What does Natural Flavorings Mean in Packaged Food?

If it isn’t natural, what would it be? Supernatural?

My dictionary lists fourteen meanings for the adjective natural, ranging from “not adopted” (for the parent of a child) to “neither sharped nor flatted” (for a musical note).

Many consumers appear to believe that natural is a synonym for good or healthful, as opposed to anything made or processed by humans. But Nature hides many decidedly unfriendly chemicals in our foods. Many of the trace-amount chemicals responsible for the natural flavors of foods are so toxic in larger amounts that they would never be approved by the FDA as additives.

Consider also that the chemical amygdalin, a “natural” glycoside found in apricot and peach pits, reacts with an enzyme in the stomach to produce prussic acid (hydrogen cyanide), the lethal gas that has been used to execute convicted criminals. A close chemical derivative of amygdalin called Laetrile has been promoted as a cure for cancer by certain alternative-medicine clinics. The fact that the American Cancer Society has labeled Laetrile quackery hasn’t stopped many Americans from traveling to Mexico for “treatment.”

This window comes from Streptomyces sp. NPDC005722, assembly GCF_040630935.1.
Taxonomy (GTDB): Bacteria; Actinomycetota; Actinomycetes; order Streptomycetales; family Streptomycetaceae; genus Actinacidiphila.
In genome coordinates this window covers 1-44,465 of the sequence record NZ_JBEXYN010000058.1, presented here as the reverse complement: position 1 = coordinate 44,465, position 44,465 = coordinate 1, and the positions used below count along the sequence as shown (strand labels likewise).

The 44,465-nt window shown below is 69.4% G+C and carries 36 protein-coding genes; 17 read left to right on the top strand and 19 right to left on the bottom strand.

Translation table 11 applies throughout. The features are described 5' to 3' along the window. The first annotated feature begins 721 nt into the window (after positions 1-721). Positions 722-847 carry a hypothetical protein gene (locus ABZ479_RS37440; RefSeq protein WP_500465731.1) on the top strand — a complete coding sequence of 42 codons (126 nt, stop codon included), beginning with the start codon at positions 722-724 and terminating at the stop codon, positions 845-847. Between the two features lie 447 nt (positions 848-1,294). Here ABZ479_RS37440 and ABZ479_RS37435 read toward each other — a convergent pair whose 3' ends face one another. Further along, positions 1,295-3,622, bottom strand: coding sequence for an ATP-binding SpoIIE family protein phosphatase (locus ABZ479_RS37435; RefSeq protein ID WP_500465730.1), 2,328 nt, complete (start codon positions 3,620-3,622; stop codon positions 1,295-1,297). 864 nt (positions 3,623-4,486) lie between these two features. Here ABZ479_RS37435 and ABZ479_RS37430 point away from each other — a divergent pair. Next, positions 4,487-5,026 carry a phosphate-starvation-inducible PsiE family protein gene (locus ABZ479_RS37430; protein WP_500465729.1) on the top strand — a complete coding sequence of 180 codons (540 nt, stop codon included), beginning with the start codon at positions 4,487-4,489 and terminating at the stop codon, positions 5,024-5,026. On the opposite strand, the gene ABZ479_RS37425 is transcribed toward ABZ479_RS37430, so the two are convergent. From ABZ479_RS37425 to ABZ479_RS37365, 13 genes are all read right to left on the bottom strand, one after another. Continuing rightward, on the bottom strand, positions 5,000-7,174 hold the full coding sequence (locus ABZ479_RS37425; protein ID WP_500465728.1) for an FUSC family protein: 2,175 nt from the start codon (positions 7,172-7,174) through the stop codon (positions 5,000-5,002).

Prussic acid is also present in the cassava tuber, a.k.a. manioc, yucca, and tapioca root, which when grated has to be thoroughly washed to remove the poison before it is made into flour and other products. I have bought flat, eighteen-inch discs of crisp, dry yucca bread from children on the roads in Venezuela, hoping that the raw material had been adequately washed, and I have survived.